Now and then when I talk to people about their careers, there seems to be a strange undercurrent of guilt when they discuss having their ideal career. They feel that what they truly want to do is useless, that it doesn't benefit people, or that they're being selfish. I usually encounter this among artists or people interested in video games, but I see it everywhere.
In short, I meet people who think "Doing what I really enjoy doesn't make the world a better place, so I shouldn't do it."
What they're really saying is "I should do something I hate and would be lousy at in order to attempt to make the world a better place." It's a strange kind of moral argument.
It's also one I don't agree with at all. In fact, I'd argue that doing what you truly enjoy and are good at is the ethical thing to do.
To do what you're truly good at is to be good at what you do. You will deliver the best value, the highest quality, be it art, programming, video game design or more. To do what you're skilled means that you will do a good job – which has it's own virtue.
To do what you truly like to do is to be honest with yourself, and to be focused and inspired. To express your passions is to be motivated and driven, to achieve great things in your career of choice, and to be driven to improve and grow.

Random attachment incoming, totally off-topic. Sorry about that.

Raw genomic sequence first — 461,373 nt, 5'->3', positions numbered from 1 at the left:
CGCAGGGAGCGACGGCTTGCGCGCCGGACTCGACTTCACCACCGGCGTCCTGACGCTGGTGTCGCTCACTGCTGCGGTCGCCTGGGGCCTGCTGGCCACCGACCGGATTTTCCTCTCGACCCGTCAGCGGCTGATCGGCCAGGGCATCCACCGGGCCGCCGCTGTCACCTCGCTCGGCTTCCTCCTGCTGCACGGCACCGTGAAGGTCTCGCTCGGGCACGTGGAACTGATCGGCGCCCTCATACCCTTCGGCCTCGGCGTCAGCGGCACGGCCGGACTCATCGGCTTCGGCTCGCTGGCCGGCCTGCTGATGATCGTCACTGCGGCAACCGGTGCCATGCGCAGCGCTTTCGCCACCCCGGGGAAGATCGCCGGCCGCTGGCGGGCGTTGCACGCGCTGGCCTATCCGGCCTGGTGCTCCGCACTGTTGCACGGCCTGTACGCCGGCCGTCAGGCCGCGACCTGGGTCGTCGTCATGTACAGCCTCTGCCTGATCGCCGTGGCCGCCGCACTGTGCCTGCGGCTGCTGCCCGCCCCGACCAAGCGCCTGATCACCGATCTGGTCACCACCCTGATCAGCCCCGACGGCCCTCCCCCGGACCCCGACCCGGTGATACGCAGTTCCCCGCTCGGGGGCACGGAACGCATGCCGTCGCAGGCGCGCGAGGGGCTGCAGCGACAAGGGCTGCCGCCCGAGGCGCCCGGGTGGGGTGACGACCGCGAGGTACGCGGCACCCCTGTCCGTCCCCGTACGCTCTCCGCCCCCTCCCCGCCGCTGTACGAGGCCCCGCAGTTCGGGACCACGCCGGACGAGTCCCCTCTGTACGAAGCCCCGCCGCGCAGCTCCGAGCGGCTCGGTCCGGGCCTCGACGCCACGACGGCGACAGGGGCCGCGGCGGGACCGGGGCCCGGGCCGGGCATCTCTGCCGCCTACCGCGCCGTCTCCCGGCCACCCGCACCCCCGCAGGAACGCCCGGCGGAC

To do what you like to do and are good at is to mean you are a happier, more well-adjusted individual. If you spend your days in misery, hating what you do, being bad at it, your actions and achievements will be diminished or nonexistent. Even if you're hoping to save the world, you'll be lousy at it.
Not following your dreams and skills is to lie to yourself and end up doing a bad job at whatever it is you do. It is to be miserable and unhappy, setting you on a course for failure, and ruining your good intentions.
Instead, the ultimate ethical quality of following your skills, inclinations, and dreams, is how you apply the things you love to do. If you are concerned about ethics, find the best way to apply your inclinations, as opposed to deny them. Do what you want and enjoy – in a way that meets your ethical interests and goals.
Better to navigate the issues of directing your true career vision toward an ethical vision than denying the former to fail at the latter.
– Steven Savage